Using CPR's New Rules for International Arbitration (Corporate Counsel)
December 22, 2014
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By Rebekah Mintzer
December 16, 2014
Got a cross-border conflict that needs arbitrating? The International Institute for Conflict Prevention and Resolution might have just the process for you. The nonprofit dispute resolution provider recently released a set of new rules for administered international arbitration.
The new rules, which kicked in at the beginning of December, were prompted by feedback from the global business community and a growing need for efficient arbitration processes that work across borders. “We’re very excited about these rules in the sense that they offer, we think, a really strong and really positive alternative to the other sets of rules out there,” Noah Hanft, president and CEO of CPR, told CorpCounsel.com. “And I think what’s particularly significant is that in these rules we have addressed many, if not all, of the concerns that people have raised regarding arbitration and the process — those include cost, time, complexity of the process and the need for independence amongst arbitrators.”
The rules were developed by CPR’s Arbitration Committee, which is made up of in-house and law firm practitioners from a variety of countries. The rules take into account the arbitration work of the United Nations Commission on International Trade Law, and address some of the most important factors in successful arbitration — speed, cost, flexibility and arbitrator impartiality.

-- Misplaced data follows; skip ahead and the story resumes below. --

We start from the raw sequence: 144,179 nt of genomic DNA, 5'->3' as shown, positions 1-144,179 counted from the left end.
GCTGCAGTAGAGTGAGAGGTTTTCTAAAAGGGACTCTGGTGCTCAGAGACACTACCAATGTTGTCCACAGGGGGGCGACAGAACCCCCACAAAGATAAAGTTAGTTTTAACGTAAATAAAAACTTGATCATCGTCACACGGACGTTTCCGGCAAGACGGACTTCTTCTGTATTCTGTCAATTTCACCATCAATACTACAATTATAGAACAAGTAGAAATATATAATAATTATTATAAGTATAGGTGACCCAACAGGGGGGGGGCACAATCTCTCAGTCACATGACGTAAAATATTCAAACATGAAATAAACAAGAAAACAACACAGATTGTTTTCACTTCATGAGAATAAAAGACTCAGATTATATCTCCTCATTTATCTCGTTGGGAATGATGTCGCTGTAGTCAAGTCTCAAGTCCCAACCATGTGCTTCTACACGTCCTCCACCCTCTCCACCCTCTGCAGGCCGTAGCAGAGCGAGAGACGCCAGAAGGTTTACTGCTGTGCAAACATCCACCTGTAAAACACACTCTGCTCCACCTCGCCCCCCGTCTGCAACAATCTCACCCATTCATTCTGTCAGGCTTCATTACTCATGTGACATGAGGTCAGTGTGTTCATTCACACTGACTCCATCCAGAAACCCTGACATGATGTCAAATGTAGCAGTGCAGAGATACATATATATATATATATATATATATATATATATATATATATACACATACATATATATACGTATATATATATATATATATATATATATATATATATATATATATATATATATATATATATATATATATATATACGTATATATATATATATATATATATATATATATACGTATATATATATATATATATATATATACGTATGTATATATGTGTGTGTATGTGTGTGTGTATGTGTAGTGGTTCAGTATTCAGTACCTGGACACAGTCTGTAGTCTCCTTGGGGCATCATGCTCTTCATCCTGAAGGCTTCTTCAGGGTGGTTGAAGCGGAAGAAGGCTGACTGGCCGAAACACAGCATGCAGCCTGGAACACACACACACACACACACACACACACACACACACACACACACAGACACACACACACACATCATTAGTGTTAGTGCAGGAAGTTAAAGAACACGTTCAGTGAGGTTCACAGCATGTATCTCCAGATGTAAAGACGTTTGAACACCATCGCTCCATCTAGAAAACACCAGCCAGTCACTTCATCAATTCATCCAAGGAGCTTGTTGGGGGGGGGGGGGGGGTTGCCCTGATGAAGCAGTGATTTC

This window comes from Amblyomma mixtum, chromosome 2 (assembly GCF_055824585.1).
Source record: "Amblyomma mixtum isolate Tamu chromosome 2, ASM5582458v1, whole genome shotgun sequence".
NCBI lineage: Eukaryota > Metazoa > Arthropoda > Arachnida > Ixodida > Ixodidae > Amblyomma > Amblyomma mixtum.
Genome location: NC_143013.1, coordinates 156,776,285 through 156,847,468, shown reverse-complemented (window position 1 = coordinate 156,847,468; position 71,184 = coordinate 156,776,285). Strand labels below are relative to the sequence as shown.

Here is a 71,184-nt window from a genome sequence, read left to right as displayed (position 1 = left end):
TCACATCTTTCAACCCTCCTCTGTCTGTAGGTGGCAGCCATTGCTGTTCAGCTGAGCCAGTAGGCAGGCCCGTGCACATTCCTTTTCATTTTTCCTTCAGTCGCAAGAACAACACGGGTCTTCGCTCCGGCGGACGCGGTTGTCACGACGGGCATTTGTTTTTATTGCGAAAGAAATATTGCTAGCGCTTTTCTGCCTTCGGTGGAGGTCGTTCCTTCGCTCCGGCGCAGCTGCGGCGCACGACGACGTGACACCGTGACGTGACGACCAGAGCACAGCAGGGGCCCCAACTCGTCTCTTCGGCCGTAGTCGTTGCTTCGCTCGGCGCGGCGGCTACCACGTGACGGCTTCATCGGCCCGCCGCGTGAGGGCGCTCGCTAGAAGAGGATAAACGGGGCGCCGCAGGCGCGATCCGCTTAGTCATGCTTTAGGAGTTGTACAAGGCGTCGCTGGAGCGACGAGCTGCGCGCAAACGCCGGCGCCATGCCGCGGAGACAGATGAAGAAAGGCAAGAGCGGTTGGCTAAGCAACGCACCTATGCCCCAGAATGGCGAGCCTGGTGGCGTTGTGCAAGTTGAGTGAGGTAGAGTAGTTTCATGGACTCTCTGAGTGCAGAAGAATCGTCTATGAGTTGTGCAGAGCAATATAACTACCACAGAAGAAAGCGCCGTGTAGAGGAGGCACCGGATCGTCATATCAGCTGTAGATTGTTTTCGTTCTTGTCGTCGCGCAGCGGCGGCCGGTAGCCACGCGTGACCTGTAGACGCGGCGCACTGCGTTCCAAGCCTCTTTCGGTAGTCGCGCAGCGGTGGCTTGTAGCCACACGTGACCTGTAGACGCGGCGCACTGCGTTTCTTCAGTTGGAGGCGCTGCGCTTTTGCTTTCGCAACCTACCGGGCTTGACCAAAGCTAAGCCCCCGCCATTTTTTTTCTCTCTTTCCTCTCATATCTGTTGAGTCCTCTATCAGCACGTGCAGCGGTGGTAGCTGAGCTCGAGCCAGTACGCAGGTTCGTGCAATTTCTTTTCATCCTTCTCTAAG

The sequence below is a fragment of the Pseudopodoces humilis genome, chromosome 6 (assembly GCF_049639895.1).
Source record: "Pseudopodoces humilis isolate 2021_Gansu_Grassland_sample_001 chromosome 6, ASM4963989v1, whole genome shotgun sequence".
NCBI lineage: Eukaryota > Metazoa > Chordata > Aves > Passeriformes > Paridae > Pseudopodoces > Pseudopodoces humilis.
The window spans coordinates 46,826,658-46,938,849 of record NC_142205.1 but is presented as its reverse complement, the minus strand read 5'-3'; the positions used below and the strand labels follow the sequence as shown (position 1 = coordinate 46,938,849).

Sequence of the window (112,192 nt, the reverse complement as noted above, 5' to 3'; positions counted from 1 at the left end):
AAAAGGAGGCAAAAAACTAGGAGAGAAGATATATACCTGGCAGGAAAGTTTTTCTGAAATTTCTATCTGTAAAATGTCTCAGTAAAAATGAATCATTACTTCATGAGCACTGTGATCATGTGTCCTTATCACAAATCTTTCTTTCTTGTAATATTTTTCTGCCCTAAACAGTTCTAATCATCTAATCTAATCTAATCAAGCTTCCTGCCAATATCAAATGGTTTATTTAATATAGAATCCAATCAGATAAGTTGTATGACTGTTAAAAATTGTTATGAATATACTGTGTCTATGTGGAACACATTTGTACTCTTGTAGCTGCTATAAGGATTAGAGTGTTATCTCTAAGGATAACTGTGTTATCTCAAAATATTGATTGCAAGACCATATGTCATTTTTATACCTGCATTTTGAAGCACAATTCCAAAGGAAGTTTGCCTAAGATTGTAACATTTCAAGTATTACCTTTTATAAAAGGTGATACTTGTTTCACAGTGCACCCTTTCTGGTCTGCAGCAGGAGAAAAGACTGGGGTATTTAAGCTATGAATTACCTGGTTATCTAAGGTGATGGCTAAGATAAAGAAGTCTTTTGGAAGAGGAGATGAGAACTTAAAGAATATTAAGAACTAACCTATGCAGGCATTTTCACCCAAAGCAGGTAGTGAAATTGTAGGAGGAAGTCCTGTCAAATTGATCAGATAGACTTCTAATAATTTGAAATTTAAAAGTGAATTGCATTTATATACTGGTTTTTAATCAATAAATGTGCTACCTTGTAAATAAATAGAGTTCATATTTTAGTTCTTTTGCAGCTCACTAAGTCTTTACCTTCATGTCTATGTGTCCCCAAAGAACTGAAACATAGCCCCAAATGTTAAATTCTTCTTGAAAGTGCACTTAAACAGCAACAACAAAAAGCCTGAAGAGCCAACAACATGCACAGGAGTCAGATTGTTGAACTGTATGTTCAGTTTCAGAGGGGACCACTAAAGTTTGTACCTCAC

The new rules help promote speedier arbitration by setting an initial limit on the time between the beginning of the arbitral tribunal to the award. “There’s no mechanism for it to be longer than 12 months without CPR approval,” said Hanft. Members of the arbitral tribunal also are authorized to propose settlement and initiate mediation between the parties at any point in the process.
According to Hanft and CPR, the new rules should help keep costs more predictable. The administration fees under the new rules are on a sliding scale, but absent special circumstances are capped at $34,000. A screened selection process for arbitrators also is available. That means parties can agree that arbitrators will be appointed without either side knowing which party appointed them — a process that helps encourage impartiality.
And there is a guarantee that proceedings will stay private. “We actually have an explicit confidentiality agreement that binds all of the parties, including the arbitrators,” Hanft said.
Hanft added that using CPR’s rules also gives parties the option of accessing arbitrators on CPR’s global and industry-specific panels. “At CPR we pride ourselves on being flexible and thoughtful, so we believe that we have the best panel of neutrals,” he said, and parties that use these new rules for arbitration will have access to the group’s international stable of neutrals.
Reprinted with permission from the December 16, 2014 edition of CORPORATE COUNSEL © 2014 ALM Media properties, LLC. This article appears online only. All rights reserved. Further duplication without permission is prohibited. For information, contact 877-257-3382 or email@example.com. # 016-12-14-05
CPR is the only independent nonprofit organization whose mission is to help global business and their lawyers resolve commercial disputes more cost effectively and efficiently. For over 30 years, the legal community has trusted CPR to deliver superior arbitrators and mediators and innovative practical solutions to business conflict. CPR’s membership comprises the leading thinkers and practitioners in dispute resolution, including executives and legal counsel from the world’s most successful companies and global law firms, government liaisons, retired judges, highly experienced neutrals, and leading academics. For more information, please visit www.cpradr.org.